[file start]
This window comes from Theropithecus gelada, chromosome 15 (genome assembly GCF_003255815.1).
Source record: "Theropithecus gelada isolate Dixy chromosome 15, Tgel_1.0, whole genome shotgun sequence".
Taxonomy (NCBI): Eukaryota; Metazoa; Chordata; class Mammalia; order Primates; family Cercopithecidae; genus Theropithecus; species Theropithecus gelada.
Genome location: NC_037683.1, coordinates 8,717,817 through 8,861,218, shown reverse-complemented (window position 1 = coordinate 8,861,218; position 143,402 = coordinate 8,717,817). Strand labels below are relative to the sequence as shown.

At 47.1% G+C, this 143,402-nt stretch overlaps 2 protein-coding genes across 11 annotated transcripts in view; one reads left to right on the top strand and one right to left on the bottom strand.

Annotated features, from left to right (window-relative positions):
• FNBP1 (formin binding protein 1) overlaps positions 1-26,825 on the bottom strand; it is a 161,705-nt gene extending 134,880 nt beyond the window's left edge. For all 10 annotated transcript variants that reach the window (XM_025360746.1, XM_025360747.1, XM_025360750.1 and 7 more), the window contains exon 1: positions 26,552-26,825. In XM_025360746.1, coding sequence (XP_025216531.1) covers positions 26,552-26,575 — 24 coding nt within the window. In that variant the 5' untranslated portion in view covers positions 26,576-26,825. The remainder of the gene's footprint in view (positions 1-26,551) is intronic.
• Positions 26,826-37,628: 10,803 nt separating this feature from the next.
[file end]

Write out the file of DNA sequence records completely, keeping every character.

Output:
This window comes from Theropithecus gelada, chromosome 15 (genome assembly GCF_003255815.1).
Source record: "Theropithecus gelada isolate Dixy chromosome 15, Tgel_1.0, whole genome shotgun sequence".
Taxonomy (NCBI): Eukaryota; Metazoa; Chordata; class Mammalia; order Primates; family Cercopithecidae; genus Theropithecus; species Theropithecus gelada.
Genome location: NC_037683.1, coordinates 8,717,817 through 8,861,218, shown reverse-complemented (window position 1 = coordinate 8,861,218; position 143,402 = coordinate 8,717,817). Strand labels below are relative to the sequence as shown.

At 47.1% G+C, this 143,402-nt stretch overlaps 2 protein-coding genes across 11 annotated transcripts in view; one reads left to right on the top strand and one right to left on the bottom strand.

Annotated features, from left to right (window-relative positions):
• FNBP1 (formin binding protein 1) overlaps positions 1-26,825 on the bottom strand; it is a 161,705-nt gene extending 134,880 nt beyond the window's left edge. For all 10 annotated transcript variants that reach the window (XM_025360746.1, XM_025360747.1, XM_025360750.1 and 7 more), the window contains exon 1: positions 26,552-26,825. In XM_025360746.1, coding sequence (XP_025216531.1) covers positions 26,552-26,575 — 24 coding nt within the window. In that variant the 5' untranslated portion in view covers positions 26,576-26,825. The remainder of the gene's footprint in view (positions 1-26,551) is intronic.
• Positions 26,826-37,628: 10,803 nt separating this feature from the next.